Goin' up, goin' up," Billy chortled, as they drove on through the winding hills past another lake of intensest
And now that star was throwing its intensest
lustre on their hearts.
It expressed, plainer than words could do, the intensest
anguish at having made himself the instrument of thwarting his own revenge.
Why should I rush for help to a new course, when I was only suffering from the consequences of a deed which had been the act of my intensest
But believe me, believe me, my simple-hearted friends, that in this highly moral verse, in this academical blessing to the world in general in the French language, is hidden the intensest
gall and bitterness; but so well concealed is the venom, that I dare say the poet actually persuaded himself that his words were full of the tears of pardon and peace, instead of the bitterness of disappointment and malice, and so died in the delusion.
The sudden sense of exposure after the re-established sense of safety came--not to the coarse organization of a criminal but to-- the susceptible nerve of a man whose intensest
being lay in such mastery and predominance as the conditions of his life had shaped for him.
I needed a way of dealing with very complex and scattered material which was demanding a different kind of unity from that imposed on it by the isolated, single poem: in which certain experiences needed to find both their intensest
rendering and to join with other experiences not logically or chronologically connected in any obvious way .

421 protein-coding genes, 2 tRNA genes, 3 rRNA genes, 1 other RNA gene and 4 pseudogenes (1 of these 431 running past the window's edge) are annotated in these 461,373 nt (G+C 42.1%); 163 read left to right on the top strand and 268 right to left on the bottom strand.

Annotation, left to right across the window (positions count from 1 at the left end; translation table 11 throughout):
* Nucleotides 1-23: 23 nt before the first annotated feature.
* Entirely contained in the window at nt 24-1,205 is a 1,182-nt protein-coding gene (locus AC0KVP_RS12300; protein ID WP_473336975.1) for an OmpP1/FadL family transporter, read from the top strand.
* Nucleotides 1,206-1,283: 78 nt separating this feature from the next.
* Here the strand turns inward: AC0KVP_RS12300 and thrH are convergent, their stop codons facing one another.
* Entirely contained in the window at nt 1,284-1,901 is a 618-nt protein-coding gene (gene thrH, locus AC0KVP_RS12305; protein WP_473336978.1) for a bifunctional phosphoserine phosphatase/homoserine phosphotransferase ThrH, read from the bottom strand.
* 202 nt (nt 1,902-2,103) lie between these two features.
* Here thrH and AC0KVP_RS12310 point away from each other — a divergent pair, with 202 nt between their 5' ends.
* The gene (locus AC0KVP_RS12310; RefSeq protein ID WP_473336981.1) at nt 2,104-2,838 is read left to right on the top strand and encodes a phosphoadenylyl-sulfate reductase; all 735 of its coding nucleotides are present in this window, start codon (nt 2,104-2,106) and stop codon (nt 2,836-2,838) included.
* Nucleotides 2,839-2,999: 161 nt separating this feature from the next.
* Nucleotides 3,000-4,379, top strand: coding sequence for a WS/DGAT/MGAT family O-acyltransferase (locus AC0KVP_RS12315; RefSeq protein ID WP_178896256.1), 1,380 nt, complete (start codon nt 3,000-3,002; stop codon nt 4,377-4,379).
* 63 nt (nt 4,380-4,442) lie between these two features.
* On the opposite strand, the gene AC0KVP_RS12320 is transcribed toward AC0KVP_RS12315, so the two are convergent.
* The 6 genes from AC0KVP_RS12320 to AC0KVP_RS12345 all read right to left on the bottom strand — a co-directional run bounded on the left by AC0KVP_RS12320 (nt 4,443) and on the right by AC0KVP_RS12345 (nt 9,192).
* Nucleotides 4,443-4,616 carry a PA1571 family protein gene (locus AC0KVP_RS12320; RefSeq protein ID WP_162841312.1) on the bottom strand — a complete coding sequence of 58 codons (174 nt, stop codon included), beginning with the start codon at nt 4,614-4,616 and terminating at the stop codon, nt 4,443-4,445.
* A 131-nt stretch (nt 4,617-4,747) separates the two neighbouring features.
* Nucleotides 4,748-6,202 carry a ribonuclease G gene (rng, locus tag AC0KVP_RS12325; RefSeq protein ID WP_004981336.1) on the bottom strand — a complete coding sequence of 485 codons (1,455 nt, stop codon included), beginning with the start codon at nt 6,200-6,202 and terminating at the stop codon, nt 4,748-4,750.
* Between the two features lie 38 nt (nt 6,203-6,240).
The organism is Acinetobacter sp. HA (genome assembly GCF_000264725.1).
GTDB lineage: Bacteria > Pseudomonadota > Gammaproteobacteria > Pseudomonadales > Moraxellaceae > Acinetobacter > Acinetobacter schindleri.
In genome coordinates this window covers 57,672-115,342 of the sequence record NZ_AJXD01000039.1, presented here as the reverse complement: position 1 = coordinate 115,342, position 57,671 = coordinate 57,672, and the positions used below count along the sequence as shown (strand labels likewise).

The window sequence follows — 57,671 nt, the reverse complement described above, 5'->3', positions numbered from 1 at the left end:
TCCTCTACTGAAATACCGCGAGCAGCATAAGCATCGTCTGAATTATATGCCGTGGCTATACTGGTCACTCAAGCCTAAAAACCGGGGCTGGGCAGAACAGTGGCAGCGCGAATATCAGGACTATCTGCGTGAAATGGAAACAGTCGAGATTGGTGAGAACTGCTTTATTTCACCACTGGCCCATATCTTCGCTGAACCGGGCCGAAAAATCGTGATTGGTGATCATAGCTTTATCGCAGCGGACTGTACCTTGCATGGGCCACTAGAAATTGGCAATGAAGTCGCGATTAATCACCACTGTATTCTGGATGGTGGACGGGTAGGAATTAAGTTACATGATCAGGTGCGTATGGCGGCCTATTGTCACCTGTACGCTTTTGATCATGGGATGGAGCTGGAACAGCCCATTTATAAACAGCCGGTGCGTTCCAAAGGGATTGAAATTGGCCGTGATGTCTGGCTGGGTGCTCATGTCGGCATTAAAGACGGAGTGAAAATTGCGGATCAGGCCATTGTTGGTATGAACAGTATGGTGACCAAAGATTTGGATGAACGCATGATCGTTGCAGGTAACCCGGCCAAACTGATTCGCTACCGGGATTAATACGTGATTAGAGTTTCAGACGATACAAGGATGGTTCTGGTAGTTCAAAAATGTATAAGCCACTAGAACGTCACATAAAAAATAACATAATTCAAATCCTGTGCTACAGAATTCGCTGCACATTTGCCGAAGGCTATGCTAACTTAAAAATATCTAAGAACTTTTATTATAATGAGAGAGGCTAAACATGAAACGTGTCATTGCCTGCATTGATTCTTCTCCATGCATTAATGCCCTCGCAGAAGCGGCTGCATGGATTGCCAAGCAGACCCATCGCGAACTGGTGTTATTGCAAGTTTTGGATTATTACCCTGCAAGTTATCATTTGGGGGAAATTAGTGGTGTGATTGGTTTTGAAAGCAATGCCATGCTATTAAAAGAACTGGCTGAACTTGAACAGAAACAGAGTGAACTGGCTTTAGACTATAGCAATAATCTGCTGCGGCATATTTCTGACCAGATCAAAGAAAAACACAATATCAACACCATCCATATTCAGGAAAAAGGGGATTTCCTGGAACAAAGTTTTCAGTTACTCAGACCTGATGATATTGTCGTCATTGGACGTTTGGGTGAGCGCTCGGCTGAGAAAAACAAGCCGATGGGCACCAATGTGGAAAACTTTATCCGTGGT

It was the interior paramour who said that the world imagined was not only the highest good but also the intensest
With his encouragement, I applied to the Interlochen Arts Academy in Michigan, where I lived and studied for two years, years that--passed in that community of kids and adults devoting their lives to art--still seem the intensest
of my life.
He is in the intensest
blaze of publicity," Hawthorne wrote of his friend Pierce (Abel 47).
It is because nay limitations are such that I can't be physically attracted except under circumstances--I can love, feel the intensest
affection for a person ("a" person is good)--and on the other hand the animal instinct is absolutely independent of anything almost--sad but true.
Scott sees the poet's perception of the world as bearing much the same understanding of the world: the "poetic experience is suffused, in its intensest
modes, with an awareness of the world, in its concrete phenomenality, as a sacrament of divine immanence" (Negative Capability 103).